Vaccines currently approved in the UK
At present, there are three Covid-19 vaccines approved for use in the UK:
How do these vaccines work?
Messenger RNA (mRNA) vaccines: Both the Pfizer/BioNTech and Moderna vaccines are mRNA vaccines. These vaccines give our body the instructions to make the ‘spike protein’, which is a harmless piece found on the surface of the Covid-19 virus. The body’s immune system recognizes that the spike protein should not be there and develops antibodies against it. This means that the body has learnt how to protect against future Covid-19 infection. Once the mRNA is used by the body, it breaks down so no more spike protein is made. mRNA vaccines do not use any live virus nor affect the body’s genetic code (DNA) in any way.
Viral vector vaccines: The Oxford/AstraZeneca vaccine is a viral vector vaccine. Viral vector vaccines use a virus to deliver the ‘spike protein’, which is a harmless piece found on the surface of the Covid-19 virus. The virus used to deliver the spike protein is not the virus which causes Covid-19, but a different virus called adenovirus. Adenovirus is harmless and does not cause an infection nor affect the body’s genetic code (DNA) in any way. The body’s immune system recognizes that the delivered spike protein should not be there and develops antibodies against it. This means that the body has learnt how to protect against future Covid-19 infection.
Which vaccine should I have?
Currently, we have no evidence to suggest that one vaccine is better than the other for people with ataxia. Therefore, Ataxia UK does not recommend any particular vaccination over the other. We recommend having the vaccine type that has been offered to you.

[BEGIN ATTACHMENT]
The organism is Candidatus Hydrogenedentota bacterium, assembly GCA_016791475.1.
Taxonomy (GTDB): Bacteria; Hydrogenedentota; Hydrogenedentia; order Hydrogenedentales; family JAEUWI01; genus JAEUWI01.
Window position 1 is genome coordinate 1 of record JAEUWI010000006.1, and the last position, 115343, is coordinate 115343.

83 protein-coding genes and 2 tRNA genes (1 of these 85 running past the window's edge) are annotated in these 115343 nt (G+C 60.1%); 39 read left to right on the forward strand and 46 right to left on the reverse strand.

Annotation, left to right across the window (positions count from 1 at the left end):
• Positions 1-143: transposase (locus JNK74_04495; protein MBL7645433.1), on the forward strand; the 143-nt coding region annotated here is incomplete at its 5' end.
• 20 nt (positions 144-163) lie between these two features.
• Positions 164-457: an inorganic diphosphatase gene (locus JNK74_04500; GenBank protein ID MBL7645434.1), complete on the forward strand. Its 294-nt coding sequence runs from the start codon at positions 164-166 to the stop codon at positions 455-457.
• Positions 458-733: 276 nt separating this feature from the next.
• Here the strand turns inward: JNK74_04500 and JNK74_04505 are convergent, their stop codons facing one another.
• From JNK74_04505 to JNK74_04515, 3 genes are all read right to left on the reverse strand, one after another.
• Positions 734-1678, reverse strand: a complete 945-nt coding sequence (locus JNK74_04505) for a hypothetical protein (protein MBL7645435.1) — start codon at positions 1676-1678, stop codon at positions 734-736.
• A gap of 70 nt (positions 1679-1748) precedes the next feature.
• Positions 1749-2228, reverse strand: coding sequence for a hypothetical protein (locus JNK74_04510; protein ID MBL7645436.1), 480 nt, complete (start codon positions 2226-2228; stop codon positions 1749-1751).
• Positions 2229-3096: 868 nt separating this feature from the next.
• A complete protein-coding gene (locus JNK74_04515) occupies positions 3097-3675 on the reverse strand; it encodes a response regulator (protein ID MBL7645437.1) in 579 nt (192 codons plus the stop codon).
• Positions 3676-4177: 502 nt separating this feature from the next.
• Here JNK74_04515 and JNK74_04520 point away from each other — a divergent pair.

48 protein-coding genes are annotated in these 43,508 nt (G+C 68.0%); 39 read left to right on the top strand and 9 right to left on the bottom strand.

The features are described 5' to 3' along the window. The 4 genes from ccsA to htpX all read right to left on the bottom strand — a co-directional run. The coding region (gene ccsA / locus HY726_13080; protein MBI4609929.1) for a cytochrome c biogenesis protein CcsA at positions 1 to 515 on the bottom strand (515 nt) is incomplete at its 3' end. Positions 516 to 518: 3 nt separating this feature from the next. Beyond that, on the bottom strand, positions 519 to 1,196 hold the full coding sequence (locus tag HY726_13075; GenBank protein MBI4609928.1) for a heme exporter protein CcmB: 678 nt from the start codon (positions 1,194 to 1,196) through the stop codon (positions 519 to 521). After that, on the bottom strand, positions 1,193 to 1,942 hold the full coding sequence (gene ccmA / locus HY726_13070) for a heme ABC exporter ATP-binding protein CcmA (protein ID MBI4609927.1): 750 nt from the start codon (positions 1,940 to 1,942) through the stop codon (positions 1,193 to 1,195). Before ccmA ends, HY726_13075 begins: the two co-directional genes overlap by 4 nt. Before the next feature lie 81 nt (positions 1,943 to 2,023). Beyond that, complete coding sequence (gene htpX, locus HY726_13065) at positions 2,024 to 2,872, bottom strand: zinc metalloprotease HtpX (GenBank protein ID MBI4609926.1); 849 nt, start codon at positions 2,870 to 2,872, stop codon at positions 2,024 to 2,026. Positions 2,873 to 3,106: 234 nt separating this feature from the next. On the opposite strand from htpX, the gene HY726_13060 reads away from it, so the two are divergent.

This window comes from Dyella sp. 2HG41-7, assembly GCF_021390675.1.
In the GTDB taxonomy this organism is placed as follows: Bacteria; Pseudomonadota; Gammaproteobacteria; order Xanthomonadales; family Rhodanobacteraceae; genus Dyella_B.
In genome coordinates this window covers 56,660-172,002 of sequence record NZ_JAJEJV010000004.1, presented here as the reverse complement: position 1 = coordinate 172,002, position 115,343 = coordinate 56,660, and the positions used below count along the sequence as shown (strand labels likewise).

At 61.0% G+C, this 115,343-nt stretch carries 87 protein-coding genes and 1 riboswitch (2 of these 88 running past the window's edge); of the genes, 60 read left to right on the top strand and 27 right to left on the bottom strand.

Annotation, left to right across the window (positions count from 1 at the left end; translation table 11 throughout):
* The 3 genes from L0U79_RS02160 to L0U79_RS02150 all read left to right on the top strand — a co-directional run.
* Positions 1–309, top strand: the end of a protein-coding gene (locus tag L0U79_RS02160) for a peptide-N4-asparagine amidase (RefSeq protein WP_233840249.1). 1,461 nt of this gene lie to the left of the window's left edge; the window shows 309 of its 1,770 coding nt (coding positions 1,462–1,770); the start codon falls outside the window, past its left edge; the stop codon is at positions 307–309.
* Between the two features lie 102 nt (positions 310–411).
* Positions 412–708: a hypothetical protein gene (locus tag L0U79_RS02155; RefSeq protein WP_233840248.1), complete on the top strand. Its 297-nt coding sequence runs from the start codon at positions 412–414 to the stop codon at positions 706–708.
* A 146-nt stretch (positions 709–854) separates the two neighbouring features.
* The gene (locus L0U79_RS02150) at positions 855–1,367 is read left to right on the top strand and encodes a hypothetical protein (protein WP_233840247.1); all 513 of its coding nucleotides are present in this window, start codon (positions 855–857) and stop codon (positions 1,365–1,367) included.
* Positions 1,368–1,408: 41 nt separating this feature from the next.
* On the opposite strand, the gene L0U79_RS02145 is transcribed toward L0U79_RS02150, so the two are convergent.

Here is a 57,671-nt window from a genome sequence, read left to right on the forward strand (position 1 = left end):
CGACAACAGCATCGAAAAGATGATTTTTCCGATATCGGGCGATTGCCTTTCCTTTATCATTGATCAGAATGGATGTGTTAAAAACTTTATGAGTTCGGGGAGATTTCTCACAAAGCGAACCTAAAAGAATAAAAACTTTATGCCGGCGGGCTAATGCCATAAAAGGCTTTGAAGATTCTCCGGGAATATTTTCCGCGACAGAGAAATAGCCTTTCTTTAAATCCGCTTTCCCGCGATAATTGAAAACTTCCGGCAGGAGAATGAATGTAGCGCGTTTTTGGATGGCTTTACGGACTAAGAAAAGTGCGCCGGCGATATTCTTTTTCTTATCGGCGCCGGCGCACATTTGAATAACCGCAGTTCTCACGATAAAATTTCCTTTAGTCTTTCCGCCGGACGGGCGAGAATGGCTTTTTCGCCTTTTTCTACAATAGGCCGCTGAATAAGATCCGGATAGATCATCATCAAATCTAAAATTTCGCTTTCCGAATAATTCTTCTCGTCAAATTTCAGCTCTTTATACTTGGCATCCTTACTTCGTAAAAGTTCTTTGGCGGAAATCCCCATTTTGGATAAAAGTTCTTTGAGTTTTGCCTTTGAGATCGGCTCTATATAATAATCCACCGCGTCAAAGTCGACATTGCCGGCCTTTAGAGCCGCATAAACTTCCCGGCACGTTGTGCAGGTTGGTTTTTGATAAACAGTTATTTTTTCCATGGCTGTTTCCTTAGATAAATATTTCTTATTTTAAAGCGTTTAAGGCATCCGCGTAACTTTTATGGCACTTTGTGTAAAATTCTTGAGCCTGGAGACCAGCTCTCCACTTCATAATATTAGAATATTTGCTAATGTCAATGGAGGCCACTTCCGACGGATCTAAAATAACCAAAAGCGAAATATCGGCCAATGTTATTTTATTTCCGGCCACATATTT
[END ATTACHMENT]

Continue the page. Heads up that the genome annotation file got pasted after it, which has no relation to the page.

Will having a vaccine affect me having gene therapy treatment in the future?
The majority of gene therapies currently being developed for ataxias use viruses called adeno-associated viruses. The Pfizer/BioNTech and Moderna vaccines do not use viruses and the Oxford/AstraZeneca vaccine uses a virus called adenovirus. Although these names sound similar, the virus used in the Covid-19 Oxford/AstraZeneca vaccine (adenovirus) are a different type of virus compared to those used for gene therapy (adeno-associated viruses), and do not have the same components. There is no evidence to suggest that taking the vaccine will cause your body to make antibodies against the adeno-associated viruses that are currently being used in gene therapies. There is currently no reason to believe that having a Covid-19 vaccine will affect your eligibility or safety in a gene therapy clinical trial in the future.
If you have any questions in relation to this please contact the Ataxia UK helpline email@example.com or 0800 995 6037 (Tues-Thurs 10:30-14:30).
Please understand that this advice is given on the basis of the limited information at the time of writing, and that neither Ataxia UK nor the Medical Advisor can accept responsibility for any actions arising from it.